Appaloosa the Nez Perce and racist history. - Page 4 - The Horse Forum
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post #31 of 71 Old 07-31-2012, 10:02 PM
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Good, brief summary on pre-Columbus contact theories here:

Pre-Columbian trans-oceanic contact hypotheses - Wikipedia, the free encyclopedia

Another good link:

http://www.smithsonianmag.com/scienc...tml?c=y&page=1

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post #32 of 71 Old 08-01-2012, 12:02 AM
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But the Spanish people hauled them over? Were there ships bigger?
In a nutshell, yes. The Chinese did have some pretty big ships going by their paintings and writings but again we have no written account of them coming over. Archeologist believe that most visitors came over in small, open boats. Enough room for a small family or crew living mainly off fish they caught.

Ships take a lot of resources and knowledge to build and that takes civilization. With civilization comes records and now we are back to lack of records showing sea faring races visiting the Americas.
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post #33 of 71 Old 08-02-2012, 05:40 PM
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But the Spanish people hauled them over? Were there ships bigger?
It's a significantly shorter journey across the Atlantic than it is across the Pacific.
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post #34 of 71 Old 04-08-2013, 04:04 AM Thread Starter
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I know this is an old thread, but just stumbled across two unrelated articles. That add more information.
The Indian shuffle gait of the Nez perce horse was pretty well documented, even today some lines of Appaloosa still do it..

And low and behold guess which horses have the same gait ? Mongolian horses.
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post #35 of 71 Old 04-08-2013, 03:01 PM
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I know this is an old thread, but just stumbled across two unrelated articles. That add more information.
The Indian shuffle gait of the Nez perce horse was pretty well documented, even today some lines of Appaloosa still do it..

And low and behold guess which horses have the same gait ? Mongolian horses.
There are spotted horses on 25,000 year old cave drawings in France, too.

That doesn't change the nearly 100% probability that the gait originated from Spanish Jennet horses - which also, by the way, had Appy LP and PATN. There still is no physical evidence Appys - or any other type of horse - was present in North America from 10,000 years ago until reintroduced by the Spanish.

As horses exited North America 10,000 years ago, and the land bridge disappeared 7,000 years ago, and considering all horses originated in North America, it is actually more factually correct that that Mongolian horses, as all horses, are descendants of North American horses. It is pretty historically clear which breeds of horses have been reintroduced to North America since the Spanish arrived, and I don't believe Mongolian horses were among them...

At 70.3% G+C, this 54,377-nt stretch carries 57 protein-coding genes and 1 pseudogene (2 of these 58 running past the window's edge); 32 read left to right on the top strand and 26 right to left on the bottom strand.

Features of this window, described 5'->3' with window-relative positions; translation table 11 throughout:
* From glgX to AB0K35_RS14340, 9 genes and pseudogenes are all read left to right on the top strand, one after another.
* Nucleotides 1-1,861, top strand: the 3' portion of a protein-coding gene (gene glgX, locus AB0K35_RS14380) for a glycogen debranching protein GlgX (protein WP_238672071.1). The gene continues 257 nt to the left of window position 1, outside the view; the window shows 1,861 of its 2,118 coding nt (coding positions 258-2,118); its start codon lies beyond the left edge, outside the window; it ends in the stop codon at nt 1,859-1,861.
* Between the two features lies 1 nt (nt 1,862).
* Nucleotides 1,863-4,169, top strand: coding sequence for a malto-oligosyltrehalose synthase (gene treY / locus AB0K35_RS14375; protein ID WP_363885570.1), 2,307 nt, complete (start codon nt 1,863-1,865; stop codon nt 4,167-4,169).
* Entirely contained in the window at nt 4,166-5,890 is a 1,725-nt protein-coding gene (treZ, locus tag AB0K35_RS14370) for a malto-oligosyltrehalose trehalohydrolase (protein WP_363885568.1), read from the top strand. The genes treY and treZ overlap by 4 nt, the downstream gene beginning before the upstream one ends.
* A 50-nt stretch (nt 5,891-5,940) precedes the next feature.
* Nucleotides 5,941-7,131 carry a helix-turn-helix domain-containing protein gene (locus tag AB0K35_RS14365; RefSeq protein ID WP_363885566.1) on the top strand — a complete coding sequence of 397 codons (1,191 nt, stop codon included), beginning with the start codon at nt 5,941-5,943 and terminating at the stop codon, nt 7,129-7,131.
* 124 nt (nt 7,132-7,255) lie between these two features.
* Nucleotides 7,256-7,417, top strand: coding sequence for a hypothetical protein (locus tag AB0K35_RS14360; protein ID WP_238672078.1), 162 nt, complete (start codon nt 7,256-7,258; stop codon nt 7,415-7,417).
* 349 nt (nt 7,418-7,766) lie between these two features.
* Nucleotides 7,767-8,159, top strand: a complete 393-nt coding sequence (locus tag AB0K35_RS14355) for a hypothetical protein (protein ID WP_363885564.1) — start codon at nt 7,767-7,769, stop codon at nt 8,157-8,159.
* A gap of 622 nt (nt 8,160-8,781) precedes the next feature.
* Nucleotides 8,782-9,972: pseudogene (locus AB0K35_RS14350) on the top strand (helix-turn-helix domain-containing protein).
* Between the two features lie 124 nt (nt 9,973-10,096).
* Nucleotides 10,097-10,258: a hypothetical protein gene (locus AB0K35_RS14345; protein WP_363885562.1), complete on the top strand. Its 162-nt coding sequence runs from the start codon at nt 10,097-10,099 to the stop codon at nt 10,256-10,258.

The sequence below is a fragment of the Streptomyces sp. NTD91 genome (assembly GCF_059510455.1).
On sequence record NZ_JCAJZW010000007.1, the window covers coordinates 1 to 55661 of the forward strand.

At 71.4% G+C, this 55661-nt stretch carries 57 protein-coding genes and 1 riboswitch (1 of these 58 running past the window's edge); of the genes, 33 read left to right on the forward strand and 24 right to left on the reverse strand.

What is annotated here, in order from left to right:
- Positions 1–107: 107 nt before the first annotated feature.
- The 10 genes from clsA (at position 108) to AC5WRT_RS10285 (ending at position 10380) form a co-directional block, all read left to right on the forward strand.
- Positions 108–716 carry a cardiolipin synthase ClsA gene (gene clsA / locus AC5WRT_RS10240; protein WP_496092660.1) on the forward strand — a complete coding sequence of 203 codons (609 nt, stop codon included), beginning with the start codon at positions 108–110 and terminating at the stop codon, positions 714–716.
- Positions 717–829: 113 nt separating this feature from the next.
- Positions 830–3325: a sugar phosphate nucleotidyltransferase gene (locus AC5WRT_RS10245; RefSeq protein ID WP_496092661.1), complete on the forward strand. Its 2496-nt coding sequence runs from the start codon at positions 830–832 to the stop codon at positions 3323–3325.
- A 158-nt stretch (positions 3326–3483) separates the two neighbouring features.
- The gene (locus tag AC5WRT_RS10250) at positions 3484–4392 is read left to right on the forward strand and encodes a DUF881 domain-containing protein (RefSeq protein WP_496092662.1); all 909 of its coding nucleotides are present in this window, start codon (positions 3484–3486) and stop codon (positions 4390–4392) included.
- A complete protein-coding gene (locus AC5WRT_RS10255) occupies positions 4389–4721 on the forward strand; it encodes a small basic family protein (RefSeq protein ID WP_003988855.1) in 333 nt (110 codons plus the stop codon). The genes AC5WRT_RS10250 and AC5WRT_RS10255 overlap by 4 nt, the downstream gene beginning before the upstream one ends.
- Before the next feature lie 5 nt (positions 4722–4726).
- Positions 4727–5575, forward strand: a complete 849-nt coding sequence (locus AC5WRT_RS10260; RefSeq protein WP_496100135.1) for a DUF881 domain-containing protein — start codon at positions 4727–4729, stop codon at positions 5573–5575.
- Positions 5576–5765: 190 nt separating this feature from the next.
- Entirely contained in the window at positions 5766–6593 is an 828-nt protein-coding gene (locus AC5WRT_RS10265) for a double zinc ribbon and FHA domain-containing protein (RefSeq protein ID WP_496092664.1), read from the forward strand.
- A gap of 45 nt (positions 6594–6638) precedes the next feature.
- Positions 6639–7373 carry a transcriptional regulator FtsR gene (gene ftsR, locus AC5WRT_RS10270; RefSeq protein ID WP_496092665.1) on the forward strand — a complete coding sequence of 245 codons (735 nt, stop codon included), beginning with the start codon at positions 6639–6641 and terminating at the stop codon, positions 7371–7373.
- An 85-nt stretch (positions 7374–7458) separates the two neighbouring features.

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post #36 of 71 Old 04-08-2013, 03:37 PM
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Here's another thing to think about. There is a long history of European and Asian trade going on before Columbus sailed the ocean blue in 1492. That trade was facilitated by the use of horses. That could explain some of the similar traits noted earlier in this thread. Lets not forget that is why Columbus sailed I the first place. To find a quicker way to Asia and trade.

Simple similar characteristics in horse structure or color to me does not rewrite history. Documentation will do it for me. If you find documentation I would love to see it.

It actually kind of funny but my father in law and I had this discussion about a year ago or so. He was saying something similar as you Joe. We were at the Lewis and Clark center in great falls mt. I just asked where he found the documentation o. It because I'd like to see it. Him being a history buff just kind of stopped pressing the issue. What I'm saying is to rewrite history you need documentation. Without it is theroy until proven otherwise.

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post #37 of 71 Old 04-08-2013, 04:12 PM
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A little hard to swallow. If the Native American tribes who quickly learned to ride and not just eat horses had had them much earlier, they would have met the Mayflower on horseback. If you do some museum research you'll find that the trading among the indigenous American people moved things like ocean shells far inwards in the continent. They weren't high in populations but they did meet any many tribes considered themselves cousins of other tribes, like the Arapahoe and the Cheyenne.